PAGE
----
By Sylvia Plath
If the moon smiled, she would resemble you.
You leave the same impression
Of something beautiful, but annihilating.
Both of you are great light borrowers.
Her O-mouth grieves at the world; yours is unaffected,
And your first gift is making stone out of everything.
I wake to a mausoleum; you are here,
Ticking your fingers on the marble table, looking for cigarettes,
Spiteful as a woman, but not so nervous,
And dying to say something unanswerable.
The moon, too, abuses her subjects,
But in the daytime she is ridiculous.
Your dissatisfactions, on the other hand,
Arrive through the mailslot with loving regularity,
White and blank, expansive as carbon monoxide.
No day is safe from news of you,
Walking about in Africa maybe, but thinking of me.
By Charles Bukowski
Long walks at night–
that’s what good for the soul:
peeking into windows
watching tired housewives
trying to fight off
their beer-maddened husbands.
A Trip to the Earth:
Today the big adventure begins! Starting with Italy and Greece, eating good food, doing yoga, reading about Art.
Here are two cool videos from the start of the twentieth century by two pioneers of special effects, the Cinemagicians Georges Méliès and Segundo de Chomón.
Le Voyage Dans la Lune. Georges Méliès. 1902.
Excursión en la Luna. Segundo de Chomón. 1908.
It’s been a full moon weekend so here’s some moon-themed art:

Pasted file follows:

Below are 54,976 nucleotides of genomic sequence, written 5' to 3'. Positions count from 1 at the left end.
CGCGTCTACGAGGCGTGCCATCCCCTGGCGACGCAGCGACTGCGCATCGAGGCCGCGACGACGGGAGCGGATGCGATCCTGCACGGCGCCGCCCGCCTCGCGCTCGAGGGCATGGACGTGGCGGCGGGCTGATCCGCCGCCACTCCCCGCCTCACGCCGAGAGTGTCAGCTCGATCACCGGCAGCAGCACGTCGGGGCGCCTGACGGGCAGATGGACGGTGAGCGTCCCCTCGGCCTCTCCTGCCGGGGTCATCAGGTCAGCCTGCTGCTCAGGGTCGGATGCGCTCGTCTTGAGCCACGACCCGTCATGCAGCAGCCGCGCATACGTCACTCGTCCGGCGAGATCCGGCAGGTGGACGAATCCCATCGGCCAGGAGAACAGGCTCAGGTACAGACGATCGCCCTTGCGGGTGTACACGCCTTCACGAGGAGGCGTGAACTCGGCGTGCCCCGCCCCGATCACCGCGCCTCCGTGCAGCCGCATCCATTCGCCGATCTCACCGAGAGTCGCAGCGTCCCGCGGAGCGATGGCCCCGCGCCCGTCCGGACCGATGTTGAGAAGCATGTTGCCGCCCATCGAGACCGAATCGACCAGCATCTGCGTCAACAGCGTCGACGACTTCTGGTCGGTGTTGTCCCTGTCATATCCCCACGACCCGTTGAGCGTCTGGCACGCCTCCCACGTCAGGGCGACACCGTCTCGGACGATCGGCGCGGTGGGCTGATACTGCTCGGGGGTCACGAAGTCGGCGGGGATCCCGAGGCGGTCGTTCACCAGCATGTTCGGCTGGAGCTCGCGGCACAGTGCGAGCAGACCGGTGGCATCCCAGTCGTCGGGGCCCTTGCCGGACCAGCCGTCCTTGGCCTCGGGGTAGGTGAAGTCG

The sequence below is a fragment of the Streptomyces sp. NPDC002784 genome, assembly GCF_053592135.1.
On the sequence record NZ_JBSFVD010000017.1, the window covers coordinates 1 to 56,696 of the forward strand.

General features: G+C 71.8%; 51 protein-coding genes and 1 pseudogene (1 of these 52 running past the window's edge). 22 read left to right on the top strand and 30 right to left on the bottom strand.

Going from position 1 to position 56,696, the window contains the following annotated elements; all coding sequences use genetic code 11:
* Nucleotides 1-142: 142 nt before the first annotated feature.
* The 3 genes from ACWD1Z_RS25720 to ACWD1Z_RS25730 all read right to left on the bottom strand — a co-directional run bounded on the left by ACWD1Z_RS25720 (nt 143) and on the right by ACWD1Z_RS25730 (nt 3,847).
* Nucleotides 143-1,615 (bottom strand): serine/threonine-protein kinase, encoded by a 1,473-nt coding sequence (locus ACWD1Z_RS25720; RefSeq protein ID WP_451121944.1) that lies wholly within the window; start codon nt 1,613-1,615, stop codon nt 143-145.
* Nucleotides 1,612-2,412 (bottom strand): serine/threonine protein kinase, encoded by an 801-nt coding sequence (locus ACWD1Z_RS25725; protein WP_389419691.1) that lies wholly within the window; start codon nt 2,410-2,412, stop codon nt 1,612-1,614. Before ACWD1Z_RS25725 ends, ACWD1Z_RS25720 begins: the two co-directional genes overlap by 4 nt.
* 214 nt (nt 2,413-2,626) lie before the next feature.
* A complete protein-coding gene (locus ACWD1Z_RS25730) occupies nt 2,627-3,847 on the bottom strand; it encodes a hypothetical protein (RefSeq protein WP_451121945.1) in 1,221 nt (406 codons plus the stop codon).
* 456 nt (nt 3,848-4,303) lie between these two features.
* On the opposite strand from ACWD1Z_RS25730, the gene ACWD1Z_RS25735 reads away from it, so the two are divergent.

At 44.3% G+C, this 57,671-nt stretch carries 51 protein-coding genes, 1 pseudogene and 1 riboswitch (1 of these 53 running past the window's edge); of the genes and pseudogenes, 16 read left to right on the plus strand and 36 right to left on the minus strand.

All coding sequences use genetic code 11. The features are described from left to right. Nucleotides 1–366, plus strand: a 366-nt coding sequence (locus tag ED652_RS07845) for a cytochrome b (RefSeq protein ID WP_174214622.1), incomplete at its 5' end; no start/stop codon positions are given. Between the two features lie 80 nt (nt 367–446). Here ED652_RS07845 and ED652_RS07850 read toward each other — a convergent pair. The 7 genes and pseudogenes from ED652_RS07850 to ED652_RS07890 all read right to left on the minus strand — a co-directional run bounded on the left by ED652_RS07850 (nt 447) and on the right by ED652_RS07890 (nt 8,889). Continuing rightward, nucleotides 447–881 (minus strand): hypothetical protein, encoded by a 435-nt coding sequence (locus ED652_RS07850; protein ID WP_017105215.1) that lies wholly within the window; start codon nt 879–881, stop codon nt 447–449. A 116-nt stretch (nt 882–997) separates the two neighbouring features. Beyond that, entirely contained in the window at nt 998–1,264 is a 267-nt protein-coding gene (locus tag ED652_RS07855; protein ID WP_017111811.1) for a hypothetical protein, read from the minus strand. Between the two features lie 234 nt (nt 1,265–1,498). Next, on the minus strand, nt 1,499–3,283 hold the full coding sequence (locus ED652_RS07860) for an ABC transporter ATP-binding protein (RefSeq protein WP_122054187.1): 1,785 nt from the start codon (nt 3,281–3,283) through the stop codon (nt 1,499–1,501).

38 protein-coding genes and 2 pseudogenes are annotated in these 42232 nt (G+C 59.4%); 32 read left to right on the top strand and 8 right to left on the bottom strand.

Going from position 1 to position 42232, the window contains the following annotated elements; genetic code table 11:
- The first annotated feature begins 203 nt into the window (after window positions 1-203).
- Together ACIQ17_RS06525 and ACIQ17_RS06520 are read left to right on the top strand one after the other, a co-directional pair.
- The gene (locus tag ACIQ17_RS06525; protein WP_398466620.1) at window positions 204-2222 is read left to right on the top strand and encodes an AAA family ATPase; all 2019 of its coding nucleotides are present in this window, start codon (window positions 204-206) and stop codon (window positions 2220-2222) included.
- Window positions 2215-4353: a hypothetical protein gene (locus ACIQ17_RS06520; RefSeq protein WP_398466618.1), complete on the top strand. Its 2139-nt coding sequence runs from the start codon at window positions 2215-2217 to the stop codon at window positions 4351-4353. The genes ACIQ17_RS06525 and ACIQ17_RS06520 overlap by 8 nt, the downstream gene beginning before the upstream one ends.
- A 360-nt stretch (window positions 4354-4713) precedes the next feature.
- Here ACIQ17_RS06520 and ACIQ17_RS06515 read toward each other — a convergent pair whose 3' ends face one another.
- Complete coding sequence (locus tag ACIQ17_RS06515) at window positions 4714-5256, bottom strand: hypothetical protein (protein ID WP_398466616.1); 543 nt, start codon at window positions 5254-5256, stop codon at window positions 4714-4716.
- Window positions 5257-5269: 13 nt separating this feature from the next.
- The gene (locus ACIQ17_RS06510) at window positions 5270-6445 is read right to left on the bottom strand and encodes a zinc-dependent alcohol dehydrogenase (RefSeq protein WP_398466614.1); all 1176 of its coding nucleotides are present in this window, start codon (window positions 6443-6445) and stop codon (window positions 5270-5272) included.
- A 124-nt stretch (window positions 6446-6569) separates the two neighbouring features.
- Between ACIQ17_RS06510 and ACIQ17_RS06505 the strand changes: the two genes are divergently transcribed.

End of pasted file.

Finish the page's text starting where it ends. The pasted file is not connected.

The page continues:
1. A beautiful mezzotint by Japanese artist Yozo Hamaguchi. I don’t know for sure what the fruit and veg are supposed to represent, but I like to see it as a lemon moon and corn clouds. What do you see?
2. Dancing in the Moonlight by Thin Lizzy.
Just finished reading Archipelago by Trinidadian writer Monique Roffey. One of those great books that gives you the itchy feet! Now I want to conquer not only land, but also sea. I also learned about a phenomenon I never knew existed, the “moonbow”, or lunar rainbow:
“The moon is high in the sky; there is the disappearing squall, and between the squall and the boat — a perfect hoop. Just like a rainbow, except the seven shades of colour are shades of grey and gauzy light, as though it is a rainbow in negative. A wide delicate arc stretches across the night, each end finishing in the sea…A rainbow before it has dressed itself.”
Inside the Artist’s Studio
Landscape in art, De Chirico says here, is not a copy of the exterior world, as the ordinary viewer naturally thinks, but a reflection of the artist’s mind.